Military large airlifters use thrust reversers to quickly unload and return for more, and to land on short runways; that's rarely a concern for a fighter. They may also need to turn themselves around for takeoff; while a fighter could be pushed by hand in a pinch, a C-5 Galaxy, not so easy. It's not surprising, in the few fighters that have a reverser (the Tornado and the Saab Viggen), landing on short or icy runways was a primary motivation, coupled with rapid turnaround, and the fact that parachutes are only effective at high speeds.

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    $\begingroup$ Welcome to Aviation.SE Kel! If you could do us a favor and break down your one giant paragraph into smaller ones... It's a little hard to follow as it's currently structured. $\endgroup$
    – Jae Carr
    Commented May 30, 2016 at 2:20
  • $\begingroup$ I agree with this answer. Fuel is dirt-cheap compared to everything else about a fighter, including operating costs. The reason is weight and space. Fighters need to be as light as possible for the sake of maneuvering. They also prefer to be a small target. Yes, the answer should be broken up into smaller paragraphs. But I upvote because I agree with pretty much every sentence. $\endgroup$
    – DrZ214
    Commented Jun 16, 2016 at 5:12

Fighter aircraft are specialized tools optimized for a specific purpose: to destroy enemy forces (in the air and on the ground). Everything that is not vital to that mission is quite literally dead weight that reduces the performance of the aircraft as it relates to its specific purpose. Jet fighters are not required to "taxi back" on the tarmac, and simpler "speed brakes" are more effective at slowing down in flight.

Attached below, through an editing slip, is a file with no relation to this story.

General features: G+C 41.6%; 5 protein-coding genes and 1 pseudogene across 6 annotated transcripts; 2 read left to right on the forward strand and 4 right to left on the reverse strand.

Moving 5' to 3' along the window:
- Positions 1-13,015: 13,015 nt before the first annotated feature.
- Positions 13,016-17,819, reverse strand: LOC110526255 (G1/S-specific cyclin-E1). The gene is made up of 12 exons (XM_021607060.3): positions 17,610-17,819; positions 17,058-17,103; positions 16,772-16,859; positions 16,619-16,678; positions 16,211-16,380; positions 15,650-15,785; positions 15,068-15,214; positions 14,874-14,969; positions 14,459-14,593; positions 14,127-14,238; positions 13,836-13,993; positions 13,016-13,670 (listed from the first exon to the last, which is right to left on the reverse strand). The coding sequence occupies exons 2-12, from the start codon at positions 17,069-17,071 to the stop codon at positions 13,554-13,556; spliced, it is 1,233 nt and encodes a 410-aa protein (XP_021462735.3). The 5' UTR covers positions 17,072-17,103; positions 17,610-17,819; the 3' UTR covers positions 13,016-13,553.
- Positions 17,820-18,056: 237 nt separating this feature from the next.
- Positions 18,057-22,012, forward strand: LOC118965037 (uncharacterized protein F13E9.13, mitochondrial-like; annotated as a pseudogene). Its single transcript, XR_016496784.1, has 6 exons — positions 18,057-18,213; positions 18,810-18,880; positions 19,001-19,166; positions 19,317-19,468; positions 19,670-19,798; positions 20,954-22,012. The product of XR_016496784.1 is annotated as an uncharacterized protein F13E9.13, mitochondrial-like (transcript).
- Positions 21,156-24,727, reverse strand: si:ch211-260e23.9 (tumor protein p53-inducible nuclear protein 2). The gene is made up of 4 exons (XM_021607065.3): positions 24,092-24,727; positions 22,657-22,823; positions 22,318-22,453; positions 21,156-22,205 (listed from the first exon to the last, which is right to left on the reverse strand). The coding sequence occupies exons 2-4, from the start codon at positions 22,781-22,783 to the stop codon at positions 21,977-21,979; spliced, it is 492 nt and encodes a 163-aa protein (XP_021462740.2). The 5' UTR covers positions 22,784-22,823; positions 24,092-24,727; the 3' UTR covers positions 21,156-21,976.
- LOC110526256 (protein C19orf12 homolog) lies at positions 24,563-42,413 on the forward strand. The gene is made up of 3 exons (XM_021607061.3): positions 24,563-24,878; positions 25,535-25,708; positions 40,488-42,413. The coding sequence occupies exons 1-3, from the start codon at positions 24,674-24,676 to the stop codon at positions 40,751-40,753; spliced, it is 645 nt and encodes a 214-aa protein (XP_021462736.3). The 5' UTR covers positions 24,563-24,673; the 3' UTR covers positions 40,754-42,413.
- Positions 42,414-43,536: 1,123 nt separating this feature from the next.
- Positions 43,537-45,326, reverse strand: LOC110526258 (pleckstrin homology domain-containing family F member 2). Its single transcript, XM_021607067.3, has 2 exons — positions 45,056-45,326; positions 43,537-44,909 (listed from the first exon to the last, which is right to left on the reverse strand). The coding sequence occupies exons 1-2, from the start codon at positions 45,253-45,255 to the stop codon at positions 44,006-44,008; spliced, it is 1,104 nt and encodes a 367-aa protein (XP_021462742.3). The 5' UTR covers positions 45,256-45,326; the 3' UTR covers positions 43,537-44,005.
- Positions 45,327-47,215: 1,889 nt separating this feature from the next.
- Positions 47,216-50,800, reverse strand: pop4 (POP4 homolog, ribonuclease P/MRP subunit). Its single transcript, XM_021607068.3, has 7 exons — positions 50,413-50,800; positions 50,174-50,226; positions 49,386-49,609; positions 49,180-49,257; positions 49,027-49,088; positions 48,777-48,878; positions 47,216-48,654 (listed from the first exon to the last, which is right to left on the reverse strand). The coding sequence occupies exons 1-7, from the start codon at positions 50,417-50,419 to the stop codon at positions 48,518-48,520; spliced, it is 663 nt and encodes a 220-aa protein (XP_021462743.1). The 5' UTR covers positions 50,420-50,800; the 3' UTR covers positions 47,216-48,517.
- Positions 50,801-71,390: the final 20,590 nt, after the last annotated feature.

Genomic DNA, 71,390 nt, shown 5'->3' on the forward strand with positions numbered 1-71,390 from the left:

• $\begingroup$ Fighter aircraft are specialized tools optimized for a specific purpose: to destroy enemy forces in the air and on the ground the latter I would call them bombers, though, not fighters. $\endgroup$
    – Federico
    Commented May 13, 2015 at 15:51
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    $\begingroup$ @Federico: I think you will agree that many fighter aircraft have ground attack capabilities. $\endgroup$ Commented May 13, 2015 at 15:56
  • $\begingroup$ that's the "fighter-bomber" mashup (of which the Panavia is a member). if we want ot be purists, no, fighters are not made to attack ground targets, if we include fighter-bombers then, instead, yes I agree with you. $\endgroup$
    – Federico
    Commented May 13, 2015 at 16:03
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    $\begingroup$ @Federico The F-16.. What every pilot calls it (unless you're a C-model driver). $\endgroup$
    – user3309
    Commented May 13, 2015 at 19:11
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    $\begingroup$ As long as we're splitting hairs about role designation, the correct terminology is actually attack or strike. For example the F/A-18 is a fighter attack aircraft, and is also called a strike fighter. Just like the air force has the F15E strike eagle. In summation, everyone is wrong, and we're all retarded for even caring. $\endgroup$ Commented May 17, 2015 at 6:33

The old Saab Viggen fighter also has thrust reversers. This was part of what made it so capable on short or improvised runways. Wasn't useful enough to keep in the Gripen that replaced it, that is a much more conventional 4.5 generation fighter.


It is because they already have several ways of braking, so they don't need reverse exhaust.link This should explain to you the braking systems used by the f-16 instead of reverse exhaust. This jet you are describing may not have as many braking systems as a normal jet does so it uses reverse exhaust.